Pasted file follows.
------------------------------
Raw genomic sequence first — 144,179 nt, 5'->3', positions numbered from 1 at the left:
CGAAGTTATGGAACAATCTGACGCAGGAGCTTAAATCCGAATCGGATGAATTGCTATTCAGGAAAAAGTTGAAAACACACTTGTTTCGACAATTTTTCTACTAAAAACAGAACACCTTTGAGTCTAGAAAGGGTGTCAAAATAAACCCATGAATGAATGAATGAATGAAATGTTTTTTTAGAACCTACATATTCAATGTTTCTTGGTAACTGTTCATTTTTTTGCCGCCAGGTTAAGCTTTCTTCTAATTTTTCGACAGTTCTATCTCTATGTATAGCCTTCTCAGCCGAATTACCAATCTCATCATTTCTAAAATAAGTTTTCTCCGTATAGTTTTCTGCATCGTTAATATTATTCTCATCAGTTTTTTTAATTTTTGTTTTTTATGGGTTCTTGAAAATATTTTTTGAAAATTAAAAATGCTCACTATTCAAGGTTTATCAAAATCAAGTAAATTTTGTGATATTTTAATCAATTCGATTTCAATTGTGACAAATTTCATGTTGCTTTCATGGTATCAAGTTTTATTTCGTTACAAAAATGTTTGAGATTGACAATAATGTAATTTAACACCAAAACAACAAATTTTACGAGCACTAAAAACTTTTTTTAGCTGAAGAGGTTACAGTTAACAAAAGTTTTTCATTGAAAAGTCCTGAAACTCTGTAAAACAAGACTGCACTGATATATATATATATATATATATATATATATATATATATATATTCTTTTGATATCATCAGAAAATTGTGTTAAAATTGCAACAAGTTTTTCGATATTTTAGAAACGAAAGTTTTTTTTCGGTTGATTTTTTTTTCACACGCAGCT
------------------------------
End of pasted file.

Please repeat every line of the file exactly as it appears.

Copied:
Raw genomic sequence first — 144,179 nt, 5'->3', positions numbered from 1 at the left:
CGAAGTTATGGAACAATCTGACGCAGGAGCTTAAATCCGAATCGGATGAATTGCTATTCAGGAAAAAGTTGAAAACACACTTGTTTCGACAATTTTTCTACTAAAAACAGAACACCTTTGAGTCTAGAAAGGGTGTCAAAATAAACCCATGAATGAATGAATGAATGAAATGTTTTTTTAGAACCTACATATTCAATGTTTCTTGGTAACTGTTCATTTTTTTGCCGCCAGGTTAAGCTTTCTTCTAATTTTTCGACAGTTCTATCTCTATGTATAGCCTTCTCAGCCGAATTACCAATCTCATCATTTCTAAAATAAGTTTTCTCCGTATAGTTTTCTGCATCGTTAATATTATTCTCATCAGTTTTTTTAATTTTTGTTTTTTATGGGTTCTTGAAAATATTTTTTGAAAATTAAAAATGCTCACTATTCAAGGTTTATCAAAATCAAGTAAATTTTGTGATATTTTAATCAATTCGATTTCAATTGTGACAAATTTCATGTTGCTTTCATGGTATCAAGTTTTATTTCGTTACAAAAATGTTTGAGATTGACAATAATGTAATTTAACACCAAAACAACAAATTTTACGAGCACTAAAAACTTTTTTTAGCTGAAGAGGTTACAGTTAACAAAAGTTTTTCATTGAAAAGTCCTGAAACTCTGTAAAACAAGACTGCACTGATATATATATATATATATATATATATATATATATATATATATTCTTTTGATATCATCAGAAAATTGTGTTAAAATTGCAACAAGTTTTTCGATATTTTAGAAACGAAAGTTTTTTTTCGGTTGATTTTTTTTTCACACGCAGCT